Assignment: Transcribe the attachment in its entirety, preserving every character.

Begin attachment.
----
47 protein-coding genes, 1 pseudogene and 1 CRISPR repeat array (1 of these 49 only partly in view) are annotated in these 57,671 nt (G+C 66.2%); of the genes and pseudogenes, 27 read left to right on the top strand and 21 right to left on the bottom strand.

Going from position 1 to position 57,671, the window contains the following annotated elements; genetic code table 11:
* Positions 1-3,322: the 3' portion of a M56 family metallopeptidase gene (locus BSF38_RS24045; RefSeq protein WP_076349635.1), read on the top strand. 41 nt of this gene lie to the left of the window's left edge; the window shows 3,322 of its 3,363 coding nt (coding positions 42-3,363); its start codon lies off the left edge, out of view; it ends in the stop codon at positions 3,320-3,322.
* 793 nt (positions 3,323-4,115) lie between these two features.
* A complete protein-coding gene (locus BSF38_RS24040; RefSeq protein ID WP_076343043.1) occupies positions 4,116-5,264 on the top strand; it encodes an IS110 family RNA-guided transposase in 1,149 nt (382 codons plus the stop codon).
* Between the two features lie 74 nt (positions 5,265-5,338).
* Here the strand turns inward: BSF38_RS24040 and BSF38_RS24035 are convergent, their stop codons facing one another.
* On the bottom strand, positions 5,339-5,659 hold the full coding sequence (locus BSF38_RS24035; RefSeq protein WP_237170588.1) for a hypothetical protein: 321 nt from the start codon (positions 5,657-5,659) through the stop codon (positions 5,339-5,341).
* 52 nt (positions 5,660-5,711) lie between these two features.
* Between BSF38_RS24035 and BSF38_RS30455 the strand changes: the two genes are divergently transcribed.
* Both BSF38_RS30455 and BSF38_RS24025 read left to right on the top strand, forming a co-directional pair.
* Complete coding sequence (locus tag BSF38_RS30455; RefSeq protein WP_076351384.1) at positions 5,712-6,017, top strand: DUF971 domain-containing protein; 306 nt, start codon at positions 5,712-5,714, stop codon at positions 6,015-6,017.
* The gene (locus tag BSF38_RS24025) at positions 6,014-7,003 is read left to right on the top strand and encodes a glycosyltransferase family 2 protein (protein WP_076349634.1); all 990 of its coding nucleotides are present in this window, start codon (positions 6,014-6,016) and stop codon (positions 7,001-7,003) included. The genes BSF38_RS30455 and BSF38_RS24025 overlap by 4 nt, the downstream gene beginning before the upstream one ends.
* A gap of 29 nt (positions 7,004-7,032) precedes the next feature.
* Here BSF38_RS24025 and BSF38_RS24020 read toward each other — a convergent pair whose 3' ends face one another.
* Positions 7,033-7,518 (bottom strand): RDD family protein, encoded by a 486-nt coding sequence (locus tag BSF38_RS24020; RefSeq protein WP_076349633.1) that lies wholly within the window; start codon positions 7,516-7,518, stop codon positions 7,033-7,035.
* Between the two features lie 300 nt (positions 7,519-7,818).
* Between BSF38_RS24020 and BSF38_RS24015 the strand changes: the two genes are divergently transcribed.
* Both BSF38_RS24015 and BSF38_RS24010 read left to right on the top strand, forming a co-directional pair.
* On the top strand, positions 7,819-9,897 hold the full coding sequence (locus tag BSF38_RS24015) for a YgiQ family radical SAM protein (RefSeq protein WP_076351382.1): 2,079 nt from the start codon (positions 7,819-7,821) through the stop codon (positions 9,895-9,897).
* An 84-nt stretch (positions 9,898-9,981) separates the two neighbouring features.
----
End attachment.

47 protein-coding genes, 1 pseudogene and 1 CRISPR repeat array (1 of these 49 only partly in view) are annotated in these 57,671 nt (G+C 66.2%); of the genes and pseudogenes, 27 read left to right on the top strand and 21 right to left on the bottom strand.

Going from position 1 to position 57,671, the window contains the following annotated elements; genetic code table 11:
* Positions 1-3,322: the 3' portion of a M56 family metallopeptidase gene (locus BSF38_RS24045; RefSeq protein WP_076349635.1), read on the top strand. 41 nt of this gene lie to the left of the window's left edge; the window shows 3,322 of its 3,363 coding nt (coding positions 42-3,363); its start codon lies off the left edge, out of view; it ends in the stop codon at positions 3,320-3,322.
* 793 nt (positions 3,323-4,115) lie between these two features.
* A complete protein-coding gene (locus BSF38_RS24040; RefSeq protein ID WP_076343043.1) occupies positions 4,116-5,264 on the top strand; it encodes an IS110 family RNA-guided transposase in 1,149 nt (382 codons plus the stop codon).
* Between the two features lie 74 nt (positions 5,265-5,338).
* Here the strand turns inward: BSF38_RS24040 and BSF38_RS24035 are convergent, their stop codons facing one another.
* On the bottom strand, positions 5,339-5,659 hold the full coding sequence (locus BSF38_RS24035; RefSeq protein WP_237170588.1) for a hypothetical protein: 321 nt from the start codon (positions 5,657-5,659) through the stop codon (positions 5,339-5,341).
* 52 nt (positions 5,660-5,711) lie between these two features.
* Between BSF38_RS24035 and BSF38_RS30455 the strand changes: the two genes are divergently transcribed.
* Both BSF38_RS30455 and BSF38_RS24025 read left to right on the top strand, forming a co-directional pair.
* Complete coding sequence (locus tag BSF38_RS30455; RefSeq protein WP_076351384.1) at positions 5,712-6,017, top strand: DUF971 domain-containing protein; 306 nt, start codon at positions 5,712-5,714, stop codon at positions 6,015-6,017.
* The gene (locus tag BSF38_RS24025) at positions 6,014-7,003 is read left to right on the top strand and encodes a glycosyltransferase family 2 protein (protein WP_076349634.1); all 990 of its coding nucleotides are present in this window, start codon (positions 6,014-6,016) and stop codon (positions 7,001-7,003) included. The genes BSF38_RS30455 and BSF38_RS24025 overlap by 4 nt, the downstream gene beginning before the upstream one ends.
* A gap of 29 nt (positions 7,004-7,032) precedes the next feature.
* Here BSF38_RS24025 and BSF38_RS24020 read toward each other — a convergent pair whose 3' ends face one another.
* Positions 7,033-7,518 (bottom strand): RDD family protein, encoded by a 486-nt coding sequence (locus tag BSF38_RS24020; RefSeq protein WP_076349633.1) that lies wholly within the window; start codon positions 7,516-7,518, stop codon positions 7,033-7,035.
* Between the two features lie 300 nt (positions 7,519-7,818).
* Between BSF38_RS24020 and BSF38_RS24015 the strand changes: the two genes are divergently transcribed.
* Both BSF38_RS24015 and BSF38_RS24010 read left to right on the top strand, forming a co-directional pair.
* On the top strand, positions 7,819-9,897 hold the full coding sequence (locus tag BSF38_RS24015) for a YgiQ family radical SAM protein (RefSeq protein WP_076351382.1): 2,079 nt from the start codon (positions 7,819-7,821) through the stop codon (positions 9,895-9,897).
* An 84-nt stretch (positions 9,898-9,981) separates the two neighbouring features.